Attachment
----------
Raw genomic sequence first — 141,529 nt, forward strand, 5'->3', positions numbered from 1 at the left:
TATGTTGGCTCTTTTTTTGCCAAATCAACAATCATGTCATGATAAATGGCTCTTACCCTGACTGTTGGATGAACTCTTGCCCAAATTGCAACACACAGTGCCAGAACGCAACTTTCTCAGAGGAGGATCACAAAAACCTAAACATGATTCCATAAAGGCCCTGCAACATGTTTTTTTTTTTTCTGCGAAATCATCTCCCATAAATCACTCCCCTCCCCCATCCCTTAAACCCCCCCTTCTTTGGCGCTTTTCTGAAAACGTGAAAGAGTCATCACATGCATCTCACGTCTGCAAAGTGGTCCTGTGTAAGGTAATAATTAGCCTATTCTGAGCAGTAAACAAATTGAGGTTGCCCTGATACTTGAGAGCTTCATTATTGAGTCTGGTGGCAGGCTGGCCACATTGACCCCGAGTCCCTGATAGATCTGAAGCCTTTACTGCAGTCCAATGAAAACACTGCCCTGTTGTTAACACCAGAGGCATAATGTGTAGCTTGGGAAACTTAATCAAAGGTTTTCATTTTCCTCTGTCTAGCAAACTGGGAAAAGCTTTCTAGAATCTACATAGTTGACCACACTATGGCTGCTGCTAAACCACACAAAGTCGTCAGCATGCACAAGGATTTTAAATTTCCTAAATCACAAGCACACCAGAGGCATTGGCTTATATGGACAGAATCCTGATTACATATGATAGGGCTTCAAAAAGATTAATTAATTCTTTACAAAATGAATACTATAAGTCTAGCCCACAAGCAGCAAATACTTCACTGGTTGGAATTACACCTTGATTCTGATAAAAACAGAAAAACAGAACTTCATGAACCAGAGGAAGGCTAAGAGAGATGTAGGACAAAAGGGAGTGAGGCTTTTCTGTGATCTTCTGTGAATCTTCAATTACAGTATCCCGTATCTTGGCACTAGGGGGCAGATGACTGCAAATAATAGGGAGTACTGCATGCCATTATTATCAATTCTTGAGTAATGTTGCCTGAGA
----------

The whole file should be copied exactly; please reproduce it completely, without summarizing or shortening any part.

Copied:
Raw genomic sequence first — 141,529 nt, forward strand, 5'->3', positions numbered from 1 at the left:
TATGTTGGCTCTTTTTTTGCCAAATCAACAATCATGTCATGATAAATGGCTCTTACCCTGACTGTTGGATGAACTCTTGCCCAAATTGCAACACACAGTGCCAGAACGCAACTTTCTCAGAGGAGGATCACAAAAACCTAAACATGATTCCATAAAGGCCCTGCAACATGTTTTTTTTTTTTCTGCGAAATCATCTCCCATAAATCACTCCCCTCCCCCATCCCTTAAACCCCCCCTTCTTTGGCGCTTTTCTGAAAACGTGAAAGAGTCATCACATGCATCTCACGTCTGCAAAGTGGTCCTGTGTAAGGTAATAATTAGCCTATTCTGAGCAGTAAACAAATTGAGGTTGCCCTGATACTTGAGAGCTTCATTATTGAGTCTGGTGGCAGGCTGGCCACATTGACCCCGAGTCCCTGATAGATCTGAAGCCTTTACTGCAGTCCAATGAAAACACTGCCCTGTTGTTAACACCAGAGGCATAATGTGTAGCTTGGGAAACTTAATCAAAGGTTTTCATTTTCCTCTGTCTAGCAAACTGGGAAAAGCTTTCTAGAATCTACATAGTTGACCACACTATGGCTGCTGCTAAACCACACAAAGTCGTCAGCATGCACAAGGATTTTAAATTTCCTAAATCACAAGCACACCAGAGGCATTGGCTTATATGGACAGAATCCTGATTACATATGATAGGGCTTCAAAAAGATTAATTAATTCTTTACAAAATGAATACTATAAGTCTAGCCCACAAGCAGCAAATACTTCACTGGTTGGAATTACACCTTGATTCTGATAAAAACAGAAAAACAGAACTTCATGAACCAGAGGAAGGCTAAGAGAGATGTAGGACAAAAGGGAGTGAGGCTTTTCTGTGATCTTCTGTGAATCTTCAATTACAGTATCCCGTATCTTGGCACTAGGGGGCAGATGACTGCAAATAATAGGGAGTACTGCATGCCATTATTATCAATTCTTGAGTAATGTTGCCTGAGA